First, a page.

On the reptilian front, here is Voldemort who has temporarily taken up residence in the woodpile in the shed.  There are at least 3 big Voldemorts in the woodpile, and we have baby Voldemorts!  Very exciting!  There are three tiny little ones, like mini replicas of their parents, as long as a finger and not even as thick as a pencil.  So cute, and even cuter is that they can sometimes be seen riding on the big ones' backs....I am trying very hard to get a photo of that, not yet though, the babies are very skittish.
 If you look closely mid photo, you can just see the head of a baby Voldemort peeking out from behind the wood.  It is trying to get to the chopped grapes I've put on top, but it's not quite brave enough to come out while I'm there.  I need the parent and child photo to give you an idea of the size difference....watch this space!
 My back garden is very overdue for a big prune, and yesterday I did a bit to start.  The birds have finished nesting now so I figured it's time to get on with it  Look what I found when I chopped down a big shrub near the back door.  At first glance it looked like a mound of dried grass in the fork of the shrub, about half a metre off the ground....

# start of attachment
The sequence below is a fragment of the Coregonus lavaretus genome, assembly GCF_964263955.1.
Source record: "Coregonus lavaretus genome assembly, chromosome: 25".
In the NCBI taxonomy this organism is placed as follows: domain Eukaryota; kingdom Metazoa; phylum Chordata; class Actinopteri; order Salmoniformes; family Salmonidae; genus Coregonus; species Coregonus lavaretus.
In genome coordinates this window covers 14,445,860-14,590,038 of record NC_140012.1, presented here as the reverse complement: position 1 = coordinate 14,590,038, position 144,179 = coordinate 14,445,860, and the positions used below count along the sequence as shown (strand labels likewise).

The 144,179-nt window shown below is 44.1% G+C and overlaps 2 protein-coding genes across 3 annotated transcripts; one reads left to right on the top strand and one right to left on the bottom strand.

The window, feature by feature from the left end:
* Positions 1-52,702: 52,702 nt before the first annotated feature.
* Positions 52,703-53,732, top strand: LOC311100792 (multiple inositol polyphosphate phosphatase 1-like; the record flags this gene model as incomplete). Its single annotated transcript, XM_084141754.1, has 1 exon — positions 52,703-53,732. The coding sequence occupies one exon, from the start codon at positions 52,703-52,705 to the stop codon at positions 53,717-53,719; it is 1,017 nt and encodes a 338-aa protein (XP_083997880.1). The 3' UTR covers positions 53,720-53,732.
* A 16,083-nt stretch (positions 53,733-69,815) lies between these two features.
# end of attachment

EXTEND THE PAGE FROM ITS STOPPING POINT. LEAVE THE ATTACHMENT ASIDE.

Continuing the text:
but when I gently stretched open the tiny hole in the side, the wonder and technical brilliance of the (empty) nest became apparent.  Inside it is soft and watertight, coated with various fluffy bits that feel almost like they've been felted, it was very thick and strong and cosy in there.  I am pretty sure this the nest of the Splendid Wren.
 Here's one of the females peeking at me.  Clever little girl she is to make something so amazing.  No wonder she raised four fine children.
 I am very excited to see this bird again.  It's a White Robin, there were three checking out the back garden last week, and it's the first time I've seen them for about four years.  They are quite a bit bigger than the Splendid wrens and a lot shyer.  I hope they stay around.
 These are lovely birds too, the Western Spinebill, that chestnut colour around his chest is just lovely.  He is a nectar feeder, he's sitting on my Abutilon shrub where he feeds often,
 but he will be pleased too that the Bottlebrush are coming into flower now as well.
 For our records, this is the tank water level on April 1st.  It's gone down since then, gosh we are having a dry autumn although we've had a few little showers here and there, not enough to soak in but enough to green the grass a touch.  The kangaroos will be pleased. 
Until next time.... xx